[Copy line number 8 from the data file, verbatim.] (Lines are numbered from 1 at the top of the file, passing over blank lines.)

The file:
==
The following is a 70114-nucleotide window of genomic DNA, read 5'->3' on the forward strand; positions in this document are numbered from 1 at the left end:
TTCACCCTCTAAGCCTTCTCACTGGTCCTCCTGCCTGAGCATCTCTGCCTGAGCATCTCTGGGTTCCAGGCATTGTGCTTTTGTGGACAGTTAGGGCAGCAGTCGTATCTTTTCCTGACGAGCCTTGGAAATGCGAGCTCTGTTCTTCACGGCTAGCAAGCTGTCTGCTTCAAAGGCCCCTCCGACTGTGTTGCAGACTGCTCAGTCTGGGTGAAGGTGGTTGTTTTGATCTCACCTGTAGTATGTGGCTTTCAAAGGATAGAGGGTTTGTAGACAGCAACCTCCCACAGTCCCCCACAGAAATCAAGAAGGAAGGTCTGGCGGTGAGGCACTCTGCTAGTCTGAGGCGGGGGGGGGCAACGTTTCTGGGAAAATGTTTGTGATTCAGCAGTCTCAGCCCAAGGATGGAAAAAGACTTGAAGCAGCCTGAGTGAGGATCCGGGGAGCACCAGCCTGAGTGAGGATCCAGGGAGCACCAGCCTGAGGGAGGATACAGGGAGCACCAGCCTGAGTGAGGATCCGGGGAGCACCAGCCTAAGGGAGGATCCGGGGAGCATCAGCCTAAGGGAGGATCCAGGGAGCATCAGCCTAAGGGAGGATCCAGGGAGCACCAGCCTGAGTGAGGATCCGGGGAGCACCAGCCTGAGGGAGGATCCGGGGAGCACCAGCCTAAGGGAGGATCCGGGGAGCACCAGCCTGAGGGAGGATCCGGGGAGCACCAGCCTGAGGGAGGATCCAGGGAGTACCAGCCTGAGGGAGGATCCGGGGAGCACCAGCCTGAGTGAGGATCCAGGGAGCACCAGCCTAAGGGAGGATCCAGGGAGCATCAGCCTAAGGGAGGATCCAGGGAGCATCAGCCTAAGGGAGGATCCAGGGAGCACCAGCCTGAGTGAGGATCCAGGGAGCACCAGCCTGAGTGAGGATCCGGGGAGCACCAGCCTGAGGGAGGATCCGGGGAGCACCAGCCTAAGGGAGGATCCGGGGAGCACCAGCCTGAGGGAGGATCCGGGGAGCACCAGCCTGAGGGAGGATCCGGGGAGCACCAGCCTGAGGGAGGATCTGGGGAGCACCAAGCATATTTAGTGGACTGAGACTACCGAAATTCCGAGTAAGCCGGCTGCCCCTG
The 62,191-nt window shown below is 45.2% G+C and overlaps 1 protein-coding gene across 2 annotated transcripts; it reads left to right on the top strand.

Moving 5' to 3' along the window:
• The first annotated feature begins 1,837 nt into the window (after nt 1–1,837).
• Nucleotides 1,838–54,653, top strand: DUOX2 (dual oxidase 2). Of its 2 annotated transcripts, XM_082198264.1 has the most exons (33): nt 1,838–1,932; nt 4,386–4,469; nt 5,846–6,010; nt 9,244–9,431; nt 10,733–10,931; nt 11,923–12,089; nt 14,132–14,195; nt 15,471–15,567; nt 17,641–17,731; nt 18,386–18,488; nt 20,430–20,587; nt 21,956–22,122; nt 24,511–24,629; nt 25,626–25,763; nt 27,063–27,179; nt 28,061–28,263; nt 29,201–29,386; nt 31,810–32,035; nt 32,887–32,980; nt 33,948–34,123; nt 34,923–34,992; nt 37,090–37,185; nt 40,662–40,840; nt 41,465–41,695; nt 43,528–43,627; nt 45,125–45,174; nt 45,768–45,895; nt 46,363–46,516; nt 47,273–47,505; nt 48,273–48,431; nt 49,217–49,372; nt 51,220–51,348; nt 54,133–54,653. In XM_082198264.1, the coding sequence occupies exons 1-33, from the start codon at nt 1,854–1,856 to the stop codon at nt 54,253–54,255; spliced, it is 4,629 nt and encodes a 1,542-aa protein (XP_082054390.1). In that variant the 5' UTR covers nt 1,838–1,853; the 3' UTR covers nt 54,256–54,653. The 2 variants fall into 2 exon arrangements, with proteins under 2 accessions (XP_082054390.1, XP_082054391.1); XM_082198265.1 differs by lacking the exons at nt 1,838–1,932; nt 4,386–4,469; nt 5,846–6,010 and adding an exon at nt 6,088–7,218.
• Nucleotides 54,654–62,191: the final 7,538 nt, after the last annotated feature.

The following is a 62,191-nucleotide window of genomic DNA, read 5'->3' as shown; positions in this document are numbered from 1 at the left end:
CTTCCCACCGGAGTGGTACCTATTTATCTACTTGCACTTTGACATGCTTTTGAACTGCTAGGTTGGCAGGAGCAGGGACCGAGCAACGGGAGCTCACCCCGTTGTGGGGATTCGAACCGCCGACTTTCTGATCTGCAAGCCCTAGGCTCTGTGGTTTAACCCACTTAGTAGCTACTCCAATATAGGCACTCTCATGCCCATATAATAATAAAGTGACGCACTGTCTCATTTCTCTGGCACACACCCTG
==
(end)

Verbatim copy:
The following is a 62,191-nucleotide window of genomic DNA, read 5'->3' as shown; positions in this document are numbered from 1 at the left end: